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Routt County had record voter turnout — and it wasn’t close

STEAMBOAT SPRINGS — Routt County voters came to the polls in record numbers Tuesday with nearly 17,000 votes being cast and turnout numbers representing nearly 90% of active voters.

“We have never seen this many ballots, and we have been doing this for several elections,” said Routt County Clerk and Recorder Kim Bonner.

The last few votes are still being counted, but as of Wednesday afternoon, Routt County has counted 16,938 ballots, an increase of over 17% from the 2016 Presidential Election.

“We’re hoping to get over 17,000,” Bonner said. “We are like 64 away, I think.”

There is still a good chance to reach that mark, as there are still votes to be dealt with.

There are 114 ballots that have been rejected for a variety of reasons such as signature verification discrepancies, the voter forgot to sign the ballot or they failed to provide appropriate identification.

These voters have until the eighth day after the election to cure their ballot, or correct the error that caused it to not be counted.

There are 39 additional ballots the county is waiting to release with any cured ballots to protect the voter’s identity.

Ballots of residents from other counties were accepted in the various drop boxes across the county. Bonner said they will now ship those ballots overnight to the 26 counties they belong to. Presumably, some Routt County ballots ended up in other counties as well, which could add to the final tallies.

The one surprise was the seemingly low turnout of voters to vote in person on Election Day. Election officials had said they expected a lot of people to vote in person Tuesday, and they were ready for a surge, but it never materialized.

A large part of election preparations for the Clerk and Recorder’s Office was how to safely pull off an election during a pandemic, and with that, a plan for how to allow a voter who could not or would not wear a mask to vote.

Only one person showed up to the Steamboat Christian Center polling location in Steamboat Springs without a mask, but election judges were able to convince the voter to put one on.

In Oak Creek, a voter refused to wear a mask and at one point had become vocal about it, Bonner said. Instead of putting on a mask, the voter was allowed to go in and vote while everyone else in line waited outside.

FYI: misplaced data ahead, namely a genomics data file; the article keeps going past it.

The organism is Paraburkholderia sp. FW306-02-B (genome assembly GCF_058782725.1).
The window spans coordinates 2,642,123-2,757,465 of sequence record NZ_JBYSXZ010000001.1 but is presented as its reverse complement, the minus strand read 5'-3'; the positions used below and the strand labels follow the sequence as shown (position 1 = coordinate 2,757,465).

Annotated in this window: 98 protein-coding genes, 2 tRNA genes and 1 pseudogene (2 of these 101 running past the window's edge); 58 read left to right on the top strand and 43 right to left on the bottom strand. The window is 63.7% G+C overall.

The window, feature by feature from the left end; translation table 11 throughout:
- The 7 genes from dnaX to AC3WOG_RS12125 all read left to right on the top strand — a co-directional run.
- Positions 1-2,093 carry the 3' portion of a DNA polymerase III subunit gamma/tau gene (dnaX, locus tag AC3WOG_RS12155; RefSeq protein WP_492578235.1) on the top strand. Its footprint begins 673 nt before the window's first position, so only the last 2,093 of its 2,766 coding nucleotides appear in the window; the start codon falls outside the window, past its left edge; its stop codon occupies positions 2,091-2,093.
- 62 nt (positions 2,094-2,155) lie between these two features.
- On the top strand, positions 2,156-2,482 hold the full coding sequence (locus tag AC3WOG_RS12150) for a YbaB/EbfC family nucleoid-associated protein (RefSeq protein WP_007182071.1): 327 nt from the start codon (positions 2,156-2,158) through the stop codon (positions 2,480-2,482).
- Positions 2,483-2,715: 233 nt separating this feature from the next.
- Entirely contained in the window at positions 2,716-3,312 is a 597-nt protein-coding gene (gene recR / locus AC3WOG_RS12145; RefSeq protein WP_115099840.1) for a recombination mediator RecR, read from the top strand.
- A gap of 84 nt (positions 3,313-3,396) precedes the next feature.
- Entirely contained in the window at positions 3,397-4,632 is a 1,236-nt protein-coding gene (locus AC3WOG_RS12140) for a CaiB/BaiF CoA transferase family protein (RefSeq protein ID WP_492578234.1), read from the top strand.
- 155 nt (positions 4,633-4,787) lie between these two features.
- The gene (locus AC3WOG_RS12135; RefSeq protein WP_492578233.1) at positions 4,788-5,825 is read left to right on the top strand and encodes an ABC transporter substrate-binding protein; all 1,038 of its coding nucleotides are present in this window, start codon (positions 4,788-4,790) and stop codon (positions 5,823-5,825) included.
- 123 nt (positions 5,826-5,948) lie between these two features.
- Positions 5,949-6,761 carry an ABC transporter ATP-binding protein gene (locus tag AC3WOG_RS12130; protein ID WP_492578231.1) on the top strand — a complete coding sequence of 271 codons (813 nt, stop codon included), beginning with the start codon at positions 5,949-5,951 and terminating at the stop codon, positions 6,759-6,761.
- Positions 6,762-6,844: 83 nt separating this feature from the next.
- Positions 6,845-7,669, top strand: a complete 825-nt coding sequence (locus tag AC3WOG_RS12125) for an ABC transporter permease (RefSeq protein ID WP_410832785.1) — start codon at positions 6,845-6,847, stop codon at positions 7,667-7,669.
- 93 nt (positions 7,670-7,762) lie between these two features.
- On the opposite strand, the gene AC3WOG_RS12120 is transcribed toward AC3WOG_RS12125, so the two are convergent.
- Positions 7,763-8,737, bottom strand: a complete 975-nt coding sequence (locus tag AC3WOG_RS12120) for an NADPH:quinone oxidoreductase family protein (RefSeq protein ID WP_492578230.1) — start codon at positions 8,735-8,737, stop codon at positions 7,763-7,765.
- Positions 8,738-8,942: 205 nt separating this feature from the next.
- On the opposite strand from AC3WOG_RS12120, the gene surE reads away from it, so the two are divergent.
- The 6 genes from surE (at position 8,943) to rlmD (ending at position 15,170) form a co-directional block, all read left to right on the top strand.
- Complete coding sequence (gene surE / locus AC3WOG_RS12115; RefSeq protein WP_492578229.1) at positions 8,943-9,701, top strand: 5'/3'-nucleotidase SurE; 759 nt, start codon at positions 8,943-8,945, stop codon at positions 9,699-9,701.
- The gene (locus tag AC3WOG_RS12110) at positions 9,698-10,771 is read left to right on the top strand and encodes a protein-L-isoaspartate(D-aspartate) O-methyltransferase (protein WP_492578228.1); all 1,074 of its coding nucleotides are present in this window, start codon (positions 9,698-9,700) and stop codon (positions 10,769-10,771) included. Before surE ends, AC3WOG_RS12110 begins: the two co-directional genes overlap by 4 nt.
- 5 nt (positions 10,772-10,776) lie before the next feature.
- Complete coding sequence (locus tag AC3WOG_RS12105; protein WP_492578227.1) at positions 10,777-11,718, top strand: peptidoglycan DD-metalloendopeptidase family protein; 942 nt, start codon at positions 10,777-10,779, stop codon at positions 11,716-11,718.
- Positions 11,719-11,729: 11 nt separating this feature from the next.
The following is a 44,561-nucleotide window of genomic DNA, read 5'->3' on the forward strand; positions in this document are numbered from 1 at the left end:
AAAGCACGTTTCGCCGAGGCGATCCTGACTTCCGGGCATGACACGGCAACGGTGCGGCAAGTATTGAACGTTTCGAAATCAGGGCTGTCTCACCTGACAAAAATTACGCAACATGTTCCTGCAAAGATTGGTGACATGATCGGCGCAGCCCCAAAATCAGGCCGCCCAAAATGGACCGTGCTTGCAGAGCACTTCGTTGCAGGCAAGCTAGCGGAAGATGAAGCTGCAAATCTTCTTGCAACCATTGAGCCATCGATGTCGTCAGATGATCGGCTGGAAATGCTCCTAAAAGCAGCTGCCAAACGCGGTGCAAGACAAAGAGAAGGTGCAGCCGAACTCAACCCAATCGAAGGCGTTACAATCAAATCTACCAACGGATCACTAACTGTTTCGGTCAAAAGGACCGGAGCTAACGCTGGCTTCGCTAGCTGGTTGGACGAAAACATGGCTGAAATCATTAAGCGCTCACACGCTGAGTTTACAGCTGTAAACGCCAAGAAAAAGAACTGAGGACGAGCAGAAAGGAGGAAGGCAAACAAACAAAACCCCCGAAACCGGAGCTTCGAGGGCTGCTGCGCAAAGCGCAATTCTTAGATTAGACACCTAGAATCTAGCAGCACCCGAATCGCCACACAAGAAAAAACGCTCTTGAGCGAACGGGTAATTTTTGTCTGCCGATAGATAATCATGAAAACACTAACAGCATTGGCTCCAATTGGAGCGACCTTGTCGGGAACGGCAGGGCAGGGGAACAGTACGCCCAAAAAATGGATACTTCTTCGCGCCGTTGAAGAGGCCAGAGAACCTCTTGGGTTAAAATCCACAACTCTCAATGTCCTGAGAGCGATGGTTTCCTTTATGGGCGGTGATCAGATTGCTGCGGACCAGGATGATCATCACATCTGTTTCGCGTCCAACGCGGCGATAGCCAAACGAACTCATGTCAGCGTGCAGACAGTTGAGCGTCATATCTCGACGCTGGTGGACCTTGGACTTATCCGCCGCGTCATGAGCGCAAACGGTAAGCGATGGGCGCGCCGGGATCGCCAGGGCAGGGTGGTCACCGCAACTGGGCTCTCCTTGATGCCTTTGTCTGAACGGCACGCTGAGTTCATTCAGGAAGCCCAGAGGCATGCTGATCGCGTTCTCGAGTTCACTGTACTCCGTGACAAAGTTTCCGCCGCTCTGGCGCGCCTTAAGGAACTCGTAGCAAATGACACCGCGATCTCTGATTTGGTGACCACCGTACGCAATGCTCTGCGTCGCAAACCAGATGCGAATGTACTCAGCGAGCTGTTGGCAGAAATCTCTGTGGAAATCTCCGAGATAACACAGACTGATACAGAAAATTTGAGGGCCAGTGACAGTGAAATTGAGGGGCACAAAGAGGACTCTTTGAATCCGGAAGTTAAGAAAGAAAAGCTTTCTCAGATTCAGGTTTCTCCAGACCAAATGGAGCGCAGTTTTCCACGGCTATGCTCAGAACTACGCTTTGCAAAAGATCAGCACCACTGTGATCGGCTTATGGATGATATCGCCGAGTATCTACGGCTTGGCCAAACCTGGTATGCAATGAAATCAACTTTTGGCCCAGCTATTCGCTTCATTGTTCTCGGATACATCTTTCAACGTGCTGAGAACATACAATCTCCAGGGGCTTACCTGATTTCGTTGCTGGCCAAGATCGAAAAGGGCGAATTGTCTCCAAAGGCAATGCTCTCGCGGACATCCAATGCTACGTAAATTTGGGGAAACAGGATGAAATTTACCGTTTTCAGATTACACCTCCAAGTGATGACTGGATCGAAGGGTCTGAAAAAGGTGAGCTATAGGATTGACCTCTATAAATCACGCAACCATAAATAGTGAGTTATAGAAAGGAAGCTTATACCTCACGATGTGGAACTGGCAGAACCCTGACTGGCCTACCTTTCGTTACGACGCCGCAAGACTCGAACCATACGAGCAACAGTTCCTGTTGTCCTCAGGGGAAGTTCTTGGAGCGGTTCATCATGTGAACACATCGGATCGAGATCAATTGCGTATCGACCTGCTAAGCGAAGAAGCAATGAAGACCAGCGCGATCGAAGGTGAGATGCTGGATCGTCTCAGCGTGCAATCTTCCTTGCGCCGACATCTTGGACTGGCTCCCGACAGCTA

On Bonner’s mind right now is the potential for a recount, a feat that would take a team of six to seven people a week of work to complete.

Proposition 114, which would reintroduce gray wolves in parts of Colorado, is what has Bonner thinking recount, she said. There are about 8,000 more votes in support of the move but about 2.9 million votes were cast in that race.

As for the partisans in Routt County, the night was kind of a mixed bag.

“We were hoping for a red wave, which was kind of limited to a hope. We kept our expectations in check,” said Pete Wood, chair of the Routt County Republicans. “But we did come through with getting Lauren Boebert elected.”

Wood said he was happy with how well the local Republicans were able to get the word out and rally local conservatives to vote for their candidates. The group had about seven different flag-waving celebrations to drum up support for GOP candidates.

Catherine Carson, chair of the Routt County Democrats, said she was excited by the large turnout and the energy the local Democrats were able to build up for their candidates.

Carson said they always have poll watchers on Election Day, and those volunteers reported that voting was slow and steady all day. Carson was really excited about the races Democrats won such as John Hickenlooper claiming the U.S. Senate seat and Tim Redmond winning the race for Routt County Board of Commissioners in District 2.

“It is exciting to have the first person of color in the history of Routt County as a county commissioner,” Carson said about Redmond. “I don’t know if we have had that diversity anywhere on the Western Slope.”


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